Of note in the dicta of the Court of Appeal's decision was an express acknowledgment of the current "times of difficult financial circumstances."  The Beck panel realized that in such difficult economic times, public policy is served by not shifting all support and maintenance obligations onto the custodial parent or, in some cases, the state.

This is the right decision.  If getting high is more important to a father than parenting, the rest of us should not have to pick-up the slack for that father and supply public benefits for such a man's children.  He should pay as well, even if he can no longer see his children.

Such are the choices we make in life.



Saturday, December 11, 2010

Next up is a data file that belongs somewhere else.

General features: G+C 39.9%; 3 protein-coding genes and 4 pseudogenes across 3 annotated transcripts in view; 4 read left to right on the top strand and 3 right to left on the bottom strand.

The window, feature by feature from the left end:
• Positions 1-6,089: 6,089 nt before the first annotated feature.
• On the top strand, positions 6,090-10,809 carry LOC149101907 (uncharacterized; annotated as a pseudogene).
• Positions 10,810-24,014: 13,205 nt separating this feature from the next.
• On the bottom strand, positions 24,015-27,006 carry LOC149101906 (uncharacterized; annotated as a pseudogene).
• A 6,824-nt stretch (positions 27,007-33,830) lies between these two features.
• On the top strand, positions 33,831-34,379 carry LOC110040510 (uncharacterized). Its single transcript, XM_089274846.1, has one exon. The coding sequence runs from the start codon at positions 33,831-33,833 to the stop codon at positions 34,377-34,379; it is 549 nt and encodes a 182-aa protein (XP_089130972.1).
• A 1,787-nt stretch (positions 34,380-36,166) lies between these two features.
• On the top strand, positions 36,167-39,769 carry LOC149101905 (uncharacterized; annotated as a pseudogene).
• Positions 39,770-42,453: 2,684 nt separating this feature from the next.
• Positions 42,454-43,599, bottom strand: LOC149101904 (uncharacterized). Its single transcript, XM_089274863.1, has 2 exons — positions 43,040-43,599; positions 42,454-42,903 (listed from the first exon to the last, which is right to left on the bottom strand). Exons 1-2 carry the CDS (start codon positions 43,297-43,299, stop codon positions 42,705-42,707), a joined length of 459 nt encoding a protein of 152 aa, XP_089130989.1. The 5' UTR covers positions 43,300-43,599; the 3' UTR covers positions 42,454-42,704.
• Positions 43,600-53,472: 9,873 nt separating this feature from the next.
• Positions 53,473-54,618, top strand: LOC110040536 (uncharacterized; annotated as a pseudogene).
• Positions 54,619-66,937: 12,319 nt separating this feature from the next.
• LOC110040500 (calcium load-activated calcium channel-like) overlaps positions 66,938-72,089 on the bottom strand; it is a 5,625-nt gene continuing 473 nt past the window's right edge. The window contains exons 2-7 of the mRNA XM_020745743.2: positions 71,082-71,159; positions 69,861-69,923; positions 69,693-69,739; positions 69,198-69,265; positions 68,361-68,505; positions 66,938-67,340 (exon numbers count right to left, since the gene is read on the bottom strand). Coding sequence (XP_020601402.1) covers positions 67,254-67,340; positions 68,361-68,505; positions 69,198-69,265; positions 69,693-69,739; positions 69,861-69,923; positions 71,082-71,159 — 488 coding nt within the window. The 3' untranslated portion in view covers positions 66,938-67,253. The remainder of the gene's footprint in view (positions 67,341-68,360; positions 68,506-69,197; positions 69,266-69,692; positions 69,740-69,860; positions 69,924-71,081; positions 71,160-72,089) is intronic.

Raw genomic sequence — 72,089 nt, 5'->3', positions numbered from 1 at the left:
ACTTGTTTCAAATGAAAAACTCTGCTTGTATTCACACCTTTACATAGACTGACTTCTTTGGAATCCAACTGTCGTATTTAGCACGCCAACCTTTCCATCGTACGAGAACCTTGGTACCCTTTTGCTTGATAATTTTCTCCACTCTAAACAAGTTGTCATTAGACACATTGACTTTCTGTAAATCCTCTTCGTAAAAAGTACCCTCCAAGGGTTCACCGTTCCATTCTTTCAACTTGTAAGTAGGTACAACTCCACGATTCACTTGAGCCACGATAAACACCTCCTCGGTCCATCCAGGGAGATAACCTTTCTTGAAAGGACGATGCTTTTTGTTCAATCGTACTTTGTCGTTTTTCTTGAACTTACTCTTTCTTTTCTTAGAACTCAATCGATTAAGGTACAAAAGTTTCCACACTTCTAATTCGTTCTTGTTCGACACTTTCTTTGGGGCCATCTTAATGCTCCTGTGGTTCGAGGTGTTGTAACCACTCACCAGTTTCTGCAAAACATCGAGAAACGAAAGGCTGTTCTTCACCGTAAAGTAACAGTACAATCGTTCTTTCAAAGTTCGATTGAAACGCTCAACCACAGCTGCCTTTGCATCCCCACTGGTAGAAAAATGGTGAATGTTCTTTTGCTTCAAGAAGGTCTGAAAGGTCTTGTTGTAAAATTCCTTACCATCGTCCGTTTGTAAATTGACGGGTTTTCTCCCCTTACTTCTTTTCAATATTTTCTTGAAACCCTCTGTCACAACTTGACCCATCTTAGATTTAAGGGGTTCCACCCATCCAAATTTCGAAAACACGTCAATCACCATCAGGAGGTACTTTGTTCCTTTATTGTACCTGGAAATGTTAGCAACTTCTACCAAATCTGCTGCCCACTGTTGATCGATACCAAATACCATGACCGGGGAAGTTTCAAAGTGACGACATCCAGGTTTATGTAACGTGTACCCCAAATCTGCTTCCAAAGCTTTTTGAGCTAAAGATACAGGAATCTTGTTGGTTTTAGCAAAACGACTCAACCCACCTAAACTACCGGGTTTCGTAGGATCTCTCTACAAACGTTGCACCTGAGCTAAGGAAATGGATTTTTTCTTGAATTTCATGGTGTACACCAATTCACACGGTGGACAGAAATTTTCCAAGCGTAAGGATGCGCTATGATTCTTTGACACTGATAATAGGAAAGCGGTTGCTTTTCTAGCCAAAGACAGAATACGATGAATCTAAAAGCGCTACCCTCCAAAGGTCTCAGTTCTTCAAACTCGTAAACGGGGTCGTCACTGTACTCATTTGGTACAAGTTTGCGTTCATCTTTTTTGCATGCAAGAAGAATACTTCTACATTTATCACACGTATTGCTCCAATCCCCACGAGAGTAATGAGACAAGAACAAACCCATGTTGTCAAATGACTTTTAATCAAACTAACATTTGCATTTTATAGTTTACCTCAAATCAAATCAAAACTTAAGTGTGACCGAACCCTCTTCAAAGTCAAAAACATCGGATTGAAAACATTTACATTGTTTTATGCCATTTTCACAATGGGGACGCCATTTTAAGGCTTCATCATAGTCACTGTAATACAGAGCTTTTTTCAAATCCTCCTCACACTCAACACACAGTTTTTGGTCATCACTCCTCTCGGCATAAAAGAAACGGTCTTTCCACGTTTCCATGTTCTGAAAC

Child's Aging Held to be Sufficient Change of Circumstance to Justify Parenting-Time Modification

Very recently, the Michigan Court of Appeals published their decision in the parenting time modification case of Shade v Wright.  That case, and its effect on our "family law" jurisprudence, is the subject of our fellow Oakland County law blogger, Cameron Goulding, Esq.

Cameron produces the North Oakland Divorce Blog.  This post is his original content; thanks Cam.